A company on the verge of adulthood

Steven Garrity

Reflecting on the ways we’ve matured as silverorange enters its 19th year.

Group of young men standing awkwardly on an office lawn
silverorange in 2002: shorts on the left, pants on the right.

In the beginning

silverorange was founded 18 years ago by a group of seven young men with a fairly homogeneous set of backgrounds and life experiences. We were all white, all male, and all middle-class—and though I expect we didn’t understand it at the time, we enjoyed the privilege that comes from this type of situation. We had time to spare, access to technology at home and at school, and were encouraged to be technical and entrepreneurial at every turn.

This shared life experience afforded us an automatic set of cultural touch points. Music, movies, games—these were tastes and interests likely to be shared across the whole group.

We considered ourselves to be fairly liberal and progressive. We thought of ourselves as “good guys”. We decided early on that the purpose of the company was to serve as a platform from which we could live interesting and fulfilling lives. The company was not an end in of itself.

Dark webcam image of people playing PC games in an office
Gaming at the office in 2002.

The circumstances of our lives were also quite similar. We were all in our late teens, most still living with our parents and attending high school or university. There were no kids, no partners, and no mortgages.

Our commonalities allowed us to make assumptions: You probably won’t be offended by this joke; You can probably stay at the office playing games until 11pm (and you probably want to).

The slow descent into regressive humour

I recall an interview with the Beastie Boys where they talked about how their style and behaviour was originally based on a parody of the dumb party-animal lifestyle. After living this parody for long enough, they lost sight of whether they were even joking anymore.

This is us. (source: frinkiac.com)

We fell into a similar trap. We developed a stupid “ironic” (questionable quotation marks used intentionally) insider joke culture. When I made a sexist or racist comment, I was making a social commentary! I felt it was obvious that I was mocking people who make those types of comments earnestly. I would never say something in front of someone who didn’t know me well enough to know I was obviously being sarcastic. I didn’t understand that Obvious to You is Not the Same as Obvious.

Eventually though, if you make a sexist or racist joke, even if you think you’re being sarcastic, you’re still a person being sexist or racist by making an offensive joke.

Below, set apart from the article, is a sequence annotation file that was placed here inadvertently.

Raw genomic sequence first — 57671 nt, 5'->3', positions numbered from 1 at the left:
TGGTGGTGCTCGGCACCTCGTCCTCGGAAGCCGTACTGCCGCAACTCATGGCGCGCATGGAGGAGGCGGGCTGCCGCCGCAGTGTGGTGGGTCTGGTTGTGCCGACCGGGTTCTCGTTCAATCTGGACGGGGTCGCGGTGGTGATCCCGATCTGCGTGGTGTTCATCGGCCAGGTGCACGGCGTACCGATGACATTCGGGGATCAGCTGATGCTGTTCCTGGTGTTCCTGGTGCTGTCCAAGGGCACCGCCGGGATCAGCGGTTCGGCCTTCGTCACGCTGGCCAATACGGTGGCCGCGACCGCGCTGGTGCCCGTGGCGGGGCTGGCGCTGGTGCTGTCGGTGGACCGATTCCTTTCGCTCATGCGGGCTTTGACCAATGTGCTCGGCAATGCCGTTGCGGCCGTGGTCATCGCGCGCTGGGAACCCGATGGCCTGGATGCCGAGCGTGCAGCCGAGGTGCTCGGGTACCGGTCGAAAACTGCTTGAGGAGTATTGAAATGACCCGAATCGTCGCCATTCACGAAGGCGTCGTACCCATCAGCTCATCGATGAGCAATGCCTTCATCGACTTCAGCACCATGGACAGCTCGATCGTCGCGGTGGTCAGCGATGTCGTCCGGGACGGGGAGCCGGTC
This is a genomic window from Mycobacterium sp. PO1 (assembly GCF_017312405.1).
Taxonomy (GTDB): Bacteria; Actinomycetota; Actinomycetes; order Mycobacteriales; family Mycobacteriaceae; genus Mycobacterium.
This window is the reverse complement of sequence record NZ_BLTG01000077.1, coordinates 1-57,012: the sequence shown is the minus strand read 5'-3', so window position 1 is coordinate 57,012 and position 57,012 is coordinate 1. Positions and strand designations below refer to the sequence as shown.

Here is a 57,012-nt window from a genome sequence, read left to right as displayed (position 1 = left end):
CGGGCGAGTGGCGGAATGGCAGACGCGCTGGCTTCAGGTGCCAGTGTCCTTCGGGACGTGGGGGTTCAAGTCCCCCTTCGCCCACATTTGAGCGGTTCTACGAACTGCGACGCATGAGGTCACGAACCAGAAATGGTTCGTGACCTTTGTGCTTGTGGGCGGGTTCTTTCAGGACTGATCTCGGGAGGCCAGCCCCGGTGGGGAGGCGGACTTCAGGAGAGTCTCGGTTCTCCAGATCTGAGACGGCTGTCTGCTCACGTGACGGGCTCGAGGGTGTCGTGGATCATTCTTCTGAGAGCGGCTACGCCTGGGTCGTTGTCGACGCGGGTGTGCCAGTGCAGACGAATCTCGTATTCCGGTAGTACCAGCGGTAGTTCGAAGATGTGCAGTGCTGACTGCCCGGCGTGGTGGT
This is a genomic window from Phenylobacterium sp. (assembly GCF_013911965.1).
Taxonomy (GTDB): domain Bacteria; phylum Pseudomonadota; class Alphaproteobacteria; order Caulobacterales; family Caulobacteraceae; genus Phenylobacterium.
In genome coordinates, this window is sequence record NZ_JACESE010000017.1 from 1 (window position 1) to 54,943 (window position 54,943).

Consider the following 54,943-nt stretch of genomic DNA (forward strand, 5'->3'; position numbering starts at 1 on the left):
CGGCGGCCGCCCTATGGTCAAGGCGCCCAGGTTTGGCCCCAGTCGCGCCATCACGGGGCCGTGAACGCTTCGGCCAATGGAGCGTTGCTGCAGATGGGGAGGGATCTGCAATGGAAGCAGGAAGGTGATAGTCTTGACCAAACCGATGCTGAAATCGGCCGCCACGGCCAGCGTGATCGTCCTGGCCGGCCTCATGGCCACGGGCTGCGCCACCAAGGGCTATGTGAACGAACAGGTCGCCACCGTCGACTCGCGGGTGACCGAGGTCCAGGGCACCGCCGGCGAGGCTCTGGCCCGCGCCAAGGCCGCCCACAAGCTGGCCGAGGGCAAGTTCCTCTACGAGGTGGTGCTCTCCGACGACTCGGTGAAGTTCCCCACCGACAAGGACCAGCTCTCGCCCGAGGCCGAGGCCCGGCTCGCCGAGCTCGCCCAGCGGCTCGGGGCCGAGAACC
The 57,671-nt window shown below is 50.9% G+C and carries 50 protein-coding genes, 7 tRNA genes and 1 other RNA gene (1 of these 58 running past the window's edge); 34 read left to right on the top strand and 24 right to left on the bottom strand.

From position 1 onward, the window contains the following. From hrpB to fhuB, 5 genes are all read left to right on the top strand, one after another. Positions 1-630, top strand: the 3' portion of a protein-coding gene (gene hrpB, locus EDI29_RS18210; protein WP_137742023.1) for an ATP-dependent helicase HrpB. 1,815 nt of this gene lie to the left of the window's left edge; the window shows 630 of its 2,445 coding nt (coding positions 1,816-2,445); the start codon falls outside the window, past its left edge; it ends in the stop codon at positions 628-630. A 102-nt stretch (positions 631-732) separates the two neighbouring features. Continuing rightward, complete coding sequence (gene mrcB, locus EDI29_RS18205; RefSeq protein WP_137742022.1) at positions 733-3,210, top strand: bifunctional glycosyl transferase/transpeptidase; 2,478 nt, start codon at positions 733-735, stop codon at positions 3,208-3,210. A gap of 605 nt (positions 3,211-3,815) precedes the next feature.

“Irony doesn’t scale...” — Paul Ford

To be fair, this behaviour wasn’t shared by everyone on the team, nor was it spread evenly among those who did participate. As a key participant, I’m mostly criticizing myself.

Baby steps

As our company grew, we inched toward a slightly less uniform team. Among the founders, we also diverged in our own places in our lives at different rates and in different directions. People began to travel, complete different levels of post-secondary education, establish homes, and form significant relationships with spouses and partners.

We even hired a woman!

With a woman joining a team of well-intentioned, but immature young men, the opportunity for failure (on the part of the young men) was obvious and we failed many times. One glaring example arose when our only female employee needed to take maternity leave.

What was our parental leave policy? We didn’t need policies! If you need time, take it. If you find yourself in uncharted territory, chart it! Never mind that you may be an employee and not an owner, unclear of the boundaries.

We thought we were being generous and even “progressive” with our unlimited vacation policy. We didn’t realize at the time that when we said to “take as much vacation time as you like”, what we were really saying was “figure out what unspoken amount of vacation time we consider reasonable”. What we thought was a benefit was at best a burden, and at worst a minefield.

A few years after our first female employee was left to sort out her own parental leave, the founders started to have kids of their own. Only then, as we granted ourselves ample (and ill-defined) parental leave, did we learn that our unfortunate trailblazer ended up back to work much sooner that she would have liked.